Holding on to CLEAR BLUE WATER

Derbyshire Life|March 2020

Holding on to CLEAR BLUE WATER
Andrew Griffiths wades into the Darley Dale headquarters of Peak UK, an award-winning kayaking equipment designer, and manufacturer, to find out the secrets of its success
Andrew Griffiths

When Joe Clarke crossed the finishing line to take the gold medal in the 2016 Rio Olympics for canoe slalom, the crescendo of emotion unleashed had many strands. First there was the athlete’s, whose years of training and dedication had brought together a blend of natural talent and application to achieve the ultimate goal: Olympic gold. Then there was the great surge of pride those of us watching at home felt in our nation. We were all winners that day, experiencing that elusive ‘feel-good factor’ that makes us part of another’s an achievement.

However, there was one person who probably thought he had more of a stake in Joe’s success than most: Pete Astles, founder of Peak UK, an award-winning design and manufacturing company that specializes in paddlesport clothing and equipment. Not only had Pete’s company supplied Team GB’s kit – something he’d already done for London 2012 – for Rio they’d also created a new buoyancy device. By putting the buoyancy material between the athlete’s legs, it gave the competitor’s upper torso greater freedom, allowing them to make tighter turns around the gates in the canoe slalom.

When world-class athletes are at the top of their game and trained to within an inch of their lives, the one who comes out on top is the one who can make marginal gains. Joe Clarke beat his nearest rival by 0.17 of a second to take that gold. Pete Astles’ low slung buoyancy jacket has earned him the right to have at least a quick polish of that medal.

‘It was a completely secret project until that point,’ Pete tells me, as he shows me the jacket hanging on the wall of the design studio when I visited Peak UK’s headquarters in Darley Dale. Now, Pete is looking to supply every nation in the canoe slalom events for the upcoming Olympics. Such is evolution, and the search is on for the next ‘marginal gain’.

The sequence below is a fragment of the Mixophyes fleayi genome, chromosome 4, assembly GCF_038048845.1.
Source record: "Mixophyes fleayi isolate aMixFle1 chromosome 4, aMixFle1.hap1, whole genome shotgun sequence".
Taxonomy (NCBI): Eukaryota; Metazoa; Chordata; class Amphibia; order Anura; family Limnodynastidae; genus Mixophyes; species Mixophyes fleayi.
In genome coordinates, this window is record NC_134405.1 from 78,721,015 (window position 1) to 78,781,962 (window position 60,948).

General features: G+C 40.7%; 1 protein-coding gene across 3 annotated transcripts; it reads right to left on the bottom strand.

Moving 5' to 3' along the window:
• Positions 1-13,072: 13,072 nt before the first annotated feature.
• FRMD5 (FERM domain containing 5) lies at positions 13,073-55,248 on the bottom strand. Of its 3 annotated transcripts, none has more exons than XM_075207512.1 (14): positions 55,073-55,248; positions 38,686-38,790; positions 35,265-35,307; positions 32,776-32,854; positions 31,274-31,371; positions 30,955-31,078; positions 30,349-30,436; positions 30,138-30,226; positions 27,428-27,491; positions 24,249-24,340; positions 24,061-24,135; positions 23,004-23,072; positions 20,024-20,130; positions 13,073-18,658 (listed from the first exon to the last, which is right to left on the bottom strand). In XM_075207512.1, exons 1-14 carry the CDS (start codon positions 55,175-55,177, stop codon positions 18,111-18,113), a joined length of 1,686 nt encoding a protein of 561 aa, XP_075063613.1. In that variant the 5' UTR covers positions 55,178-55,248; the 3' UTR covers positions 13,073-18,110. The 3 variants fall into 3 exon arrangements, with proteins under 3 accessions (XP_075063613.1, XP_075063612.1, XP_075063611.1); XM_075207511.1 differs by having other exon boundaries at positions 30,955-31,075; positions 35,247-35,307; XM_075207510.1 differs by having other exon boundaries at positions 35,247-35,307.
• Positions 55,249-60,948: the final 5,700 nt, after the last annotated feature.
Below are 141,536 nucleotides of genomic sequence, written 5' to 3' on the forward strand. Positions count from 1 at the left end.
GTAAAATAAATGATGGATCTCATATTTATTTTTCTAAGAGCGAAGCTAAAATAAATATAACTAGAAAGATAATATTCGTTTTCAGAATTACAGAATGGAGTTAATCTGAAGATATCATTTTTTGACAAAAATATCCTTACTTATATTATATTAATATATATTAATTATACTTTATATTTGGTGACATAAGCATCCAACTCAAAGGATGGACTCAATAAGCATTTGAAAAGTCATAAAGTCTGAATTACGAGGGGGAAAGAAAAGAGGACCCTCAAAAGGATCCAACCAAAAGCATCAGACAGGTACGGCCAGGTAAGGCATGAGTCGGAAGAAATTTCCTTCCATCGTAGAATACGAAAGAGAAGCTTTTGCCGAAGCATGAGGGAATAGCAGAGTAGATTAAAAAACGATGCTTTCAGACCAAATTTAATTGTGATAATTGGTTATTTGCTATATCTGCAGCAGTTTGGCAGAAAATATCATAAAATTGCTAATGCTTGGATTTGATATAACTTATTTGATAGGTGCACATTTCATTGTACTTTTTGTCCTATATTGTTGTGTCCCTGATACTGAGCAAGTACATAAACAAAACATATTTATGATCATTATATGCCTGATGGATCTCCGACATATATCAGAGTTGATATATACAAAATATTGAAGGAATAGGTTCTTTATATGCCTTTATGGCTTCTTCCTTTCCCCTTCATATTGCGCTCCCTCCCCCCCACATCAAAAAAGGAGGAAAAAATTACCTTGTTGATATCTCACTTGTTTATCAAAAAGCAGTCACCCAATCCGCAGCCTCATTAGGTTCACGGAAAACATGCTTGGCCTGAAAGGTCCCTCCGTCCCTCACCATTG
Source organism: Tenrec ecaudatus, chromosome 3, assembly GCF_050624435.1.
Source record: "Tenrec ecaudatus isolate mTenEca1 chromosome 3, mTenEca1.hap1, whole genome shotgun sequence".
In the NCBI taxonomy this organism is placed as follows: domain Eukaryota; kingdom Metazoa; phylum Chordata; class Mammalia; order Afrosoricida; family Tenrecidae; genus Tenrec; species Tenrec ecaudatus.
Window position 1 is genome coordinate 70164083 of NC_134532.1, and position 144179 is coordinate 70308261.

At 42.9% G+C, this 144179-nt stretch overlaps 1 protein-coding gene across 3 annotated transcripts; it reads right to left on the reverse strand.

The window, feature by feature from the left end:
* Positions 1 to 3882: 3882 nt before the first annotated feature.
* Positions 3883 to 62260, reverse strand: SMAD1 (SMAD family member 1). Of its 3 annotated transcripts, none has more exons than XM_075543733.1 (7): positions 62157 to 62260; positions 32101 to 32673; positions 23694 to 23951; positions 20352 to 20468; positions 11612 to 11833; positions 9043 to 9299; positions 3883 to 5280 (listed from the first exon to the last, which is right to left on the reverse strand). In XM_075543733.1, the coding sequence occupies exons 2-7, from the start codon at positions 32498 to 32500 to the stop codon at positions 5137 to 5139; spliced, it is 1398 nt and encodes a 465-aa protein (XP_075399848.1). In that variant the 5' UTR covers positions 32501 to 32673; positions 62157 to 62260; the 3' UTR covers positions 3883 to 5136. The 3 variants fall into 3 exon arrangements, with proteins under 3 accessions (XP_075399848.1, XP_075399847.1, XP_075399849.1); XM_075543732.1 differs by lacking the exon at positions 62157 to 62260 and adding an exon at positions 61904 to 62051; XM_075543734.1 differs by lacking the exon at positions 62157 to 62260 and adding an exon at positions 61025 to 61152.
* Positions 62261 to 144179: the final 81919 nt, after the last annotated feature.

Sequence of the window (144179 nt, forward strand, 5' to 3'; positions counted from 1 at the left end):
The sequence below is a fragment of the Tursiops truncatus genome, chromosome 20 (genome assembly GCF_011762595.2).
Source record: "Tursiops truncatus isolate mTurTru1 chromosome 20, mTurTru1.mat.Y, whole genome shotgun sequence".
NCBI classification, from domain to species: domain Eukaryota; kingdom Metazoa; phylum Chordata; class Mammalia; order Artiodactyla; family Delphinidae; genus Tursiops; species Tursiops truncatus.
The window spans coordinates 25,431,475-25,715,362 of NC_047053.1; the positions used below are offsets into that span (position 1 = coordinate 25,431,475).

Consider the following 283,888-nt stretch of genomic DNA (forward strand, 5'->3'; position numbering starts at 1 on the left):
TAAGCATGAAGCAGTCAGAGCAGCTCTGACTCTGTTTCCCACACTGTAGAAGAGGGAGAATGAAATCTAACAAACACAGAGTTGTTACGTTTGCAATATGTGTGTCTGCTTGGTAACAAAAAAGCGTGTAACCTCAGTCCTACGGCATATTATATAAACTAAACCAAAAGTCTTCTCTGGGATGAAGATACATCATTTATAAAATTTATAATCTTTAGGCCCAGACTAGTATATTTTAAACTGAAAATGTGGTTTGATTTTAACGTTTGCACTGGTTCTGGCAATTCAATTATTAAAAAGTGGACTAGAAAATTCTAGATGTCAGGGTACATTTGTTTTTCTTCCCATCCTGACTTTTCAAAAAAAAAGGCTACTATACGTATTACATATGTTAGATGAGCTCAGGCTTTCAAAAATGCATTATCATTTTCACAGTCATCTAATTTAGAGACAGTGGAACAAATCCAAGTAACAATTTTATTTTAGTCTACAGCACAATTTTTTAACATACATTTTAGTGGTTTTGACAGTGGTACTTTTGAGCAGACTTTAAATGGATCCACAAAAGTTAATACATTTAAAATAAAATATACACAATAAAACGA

Pete’s journey – or perhaps that should be ‘paddle along the river’ – has been an interesting one. He started the business when a student, making clothing in his spare time from a friend’s back bedroom. The company now turns over £1.75m, employs ten people in Derbyshire, and 50,000–60,000 garments a year pass through this Darley Dale warehouse. Fifty per cent of sales are to the UK, 40 per cent to Europe and 10 per cent to the rest of the world. The business is ‘bursting at the seams’ according to Pete, and at the time of visiting, the only thing preventing expansion was Brexit uncertainty. Paddlesports is riding a wave.

Pete is a keen canoeist himself and competed at national junior level. Like many a serious paddlesport enthusiast in the early 1990s, he made his way to Nottingham, where they had built white water facilities so the dedicated canoeist could train seven days a week. To fund himself, Pete got a job in the local Kayak shop, but ‘the gear we sold didn’t follow any kind of fashion, the fabrics we sold weren’t very technical, or breathable.’

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March 2020